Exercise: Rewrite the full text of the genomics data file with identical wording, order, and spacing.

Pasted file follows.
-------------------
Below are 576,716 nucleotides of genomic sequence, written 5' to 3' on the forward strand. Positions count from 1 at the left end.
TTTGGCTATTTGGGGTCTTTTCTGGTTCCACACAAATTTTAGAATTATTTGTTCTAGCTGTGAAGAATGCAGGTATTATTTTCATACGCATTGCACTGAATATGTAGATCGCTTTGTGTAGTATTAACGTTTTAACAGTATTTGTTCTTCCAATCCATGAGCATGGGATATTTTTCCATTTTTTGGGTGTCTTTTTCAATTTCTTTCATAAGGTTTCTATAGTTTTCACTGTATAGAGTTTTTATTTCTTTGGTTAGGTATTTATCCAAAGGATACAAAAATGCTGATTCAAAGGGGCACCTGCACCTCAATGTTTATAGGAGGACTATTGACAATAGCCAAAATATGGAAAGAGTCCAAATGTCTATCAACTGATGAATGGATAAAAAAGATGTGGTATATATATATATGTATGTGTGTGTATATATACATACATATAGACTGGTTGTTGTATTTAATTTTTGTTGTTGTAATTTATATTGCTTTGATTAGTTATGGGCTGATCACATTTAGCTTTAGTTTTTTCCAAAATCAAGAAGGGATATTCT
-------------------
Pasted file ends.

Below are 576,716 nucleotides of genomic sequence, written 5' to 3' on the forward strand. Positions count from 1 at the left end.
TTTGGCTATTTGGGGTCTTTTCTGGTTCCACACAAATTTTAGAATTATTTGTTCTAGCTGTGAAGAATGCAGGTATTATTTTCATACGCATTGCACTGAATATGTAGATCGCTTTGTGTAGTATTAACGTTTTAACAGTATTTGTTCTTCCAATCCATGAGCATGGGATATTTTTCCATTTTTTGGGTGTCTTTTTCAATTTCTTTCATAAGGTTTCTATAGTTTTCACTGTATAGAGTTTTTATTTCTTTGGTTAGGTATTTATCCAAAGGATACAAAAATGCTGATTCAAAGGGGCACCTGCACCTCAATGTTTATAGGAGGACTATTGACAATAGCCAAAATATGGAAAGAGTCCAAATGTCTATCAACTGATGAATGGATAAAAAAGATGTGGTATATATATATATGTATGTGTGTGTATATATACATACATATAGACTGGTTGTTGTATTTAATTTTTGTTGTTGTAATTTATATTGCTTTGATTAGTTATGGGCTGATCACATTTAGCTTTAGTTTTTTCCAAAATCAAGAAGGGATATTCT